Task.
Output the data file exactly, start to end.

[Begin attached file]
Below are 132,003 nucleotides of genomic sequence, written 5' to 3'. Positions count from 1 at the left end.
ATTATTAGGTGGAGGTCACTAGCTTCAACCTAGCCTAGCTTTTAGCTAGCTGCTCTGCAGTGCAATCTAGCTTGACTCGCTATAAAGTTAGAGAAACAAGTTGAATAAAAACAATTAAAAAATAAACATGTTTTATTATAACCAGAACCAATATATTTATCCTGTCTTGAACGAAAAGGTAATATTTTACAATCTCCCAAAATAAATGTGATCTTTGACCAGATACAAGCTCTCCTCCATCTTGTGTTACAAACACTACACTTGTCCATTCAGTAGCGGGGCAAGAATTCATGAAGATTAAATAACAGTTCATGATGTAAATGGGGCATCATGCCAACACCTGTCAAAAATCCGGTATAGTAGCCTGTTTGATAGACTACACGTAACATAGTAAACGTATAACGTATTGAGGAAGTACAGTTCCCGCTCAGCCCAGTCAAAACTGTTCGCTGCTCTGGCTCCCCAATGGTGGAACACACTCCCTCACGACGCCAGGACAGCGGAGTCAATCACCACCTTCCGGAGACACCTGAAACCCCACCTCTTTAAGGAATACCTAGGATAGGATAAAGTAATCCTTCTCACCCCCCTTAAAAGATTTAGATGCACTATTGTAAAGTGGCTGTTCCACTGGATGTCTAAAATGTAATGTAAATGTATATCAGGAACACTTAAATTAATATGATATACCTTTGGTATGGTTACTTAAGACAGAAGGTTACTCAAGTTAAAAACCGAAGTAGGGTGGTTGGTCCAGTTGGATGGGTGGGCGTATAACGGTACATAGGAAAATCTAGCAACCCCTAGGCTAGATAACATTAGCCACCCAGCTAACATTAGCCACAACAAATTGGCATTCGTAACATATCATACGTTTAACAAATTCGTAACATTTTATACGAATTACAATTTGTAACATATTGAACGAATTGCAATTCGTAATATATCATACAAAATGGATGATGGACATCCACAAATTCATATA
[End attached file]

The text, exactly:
Below are 132,003 nucleotides of genomic sequence, written 5' to 3'. Positions count from 1 at the left end.
ATTATTAGGTGGAGGTCACTAGCTTCAACCTAGCCTAGCTTTTAGCTAGCTGCTCTGCAGTGCAATCTAGCTTGACTCGCTATAAAGTTAGAGAAACAAGTTGAATAAAAACAATTAAAAAATAAACATGTTTTATTATAACCAGAACCAATATATTTATCCTGTCTTGAACGAAAAGGTAATATTTTACAATCTCCCAAAATAAATGTGATCTTTGACCAGATACAAGCTCTCCTCCATCTTGTGTTACAAACACTACACTTGTCCATTCAGTAGCGGGGCAAGAATTCATGAAGATTAAATAACAGTTCATGATGTAAATGGGGCATCATGCCAACACCTGTCAAAAATCCGGTATAGTAGCCTGTTTGATAGACTACACGTAACATAGTAAACGTATAACGTATTGAGGAAGTACAGTTCCCGCTCAGCCCAGTCAAAACTGTTCGCTGCTCTGGCTCCCCAATGGTGGAACACACTCCCTCACGACGCCAGGACAGCGGAGTCAATCACCACCTTCCGGAGACACCTGAAACCCCACCTCTTTAAGGAATACCTAGGATAGGATAAAGTAATCCTTCTCACCCCCCTTAAAAGATTTAGATGCACTATTGTAAAGTGGCTGTTCCACTGGATGTCTAAAATGTAATGTAAATGTATATCAGGAACACTTAAATTAATATGATATACCTTTGGTATGGTTACTTAAGACAGAAGGTTACTCAAGTTAAAAACCGAAGTAGGGTGGTTGGTCCAGTTGGATGGGTGGGCGTATAACGGTACATAGGAAAATCTAGCAACCCCTAGGCTAGATAACATTAGCCACCCAGCTAACATTAGCCACAACAAATTGGCATTCGTAACATATCATACGTTTAACAAATTCGTAACATTTTATACGAATTACAATTTGTAACATATTGAACGAATTGCAATTCGTAATATATCATACAAAATGGATGATGGACATCCACAAATTCATATA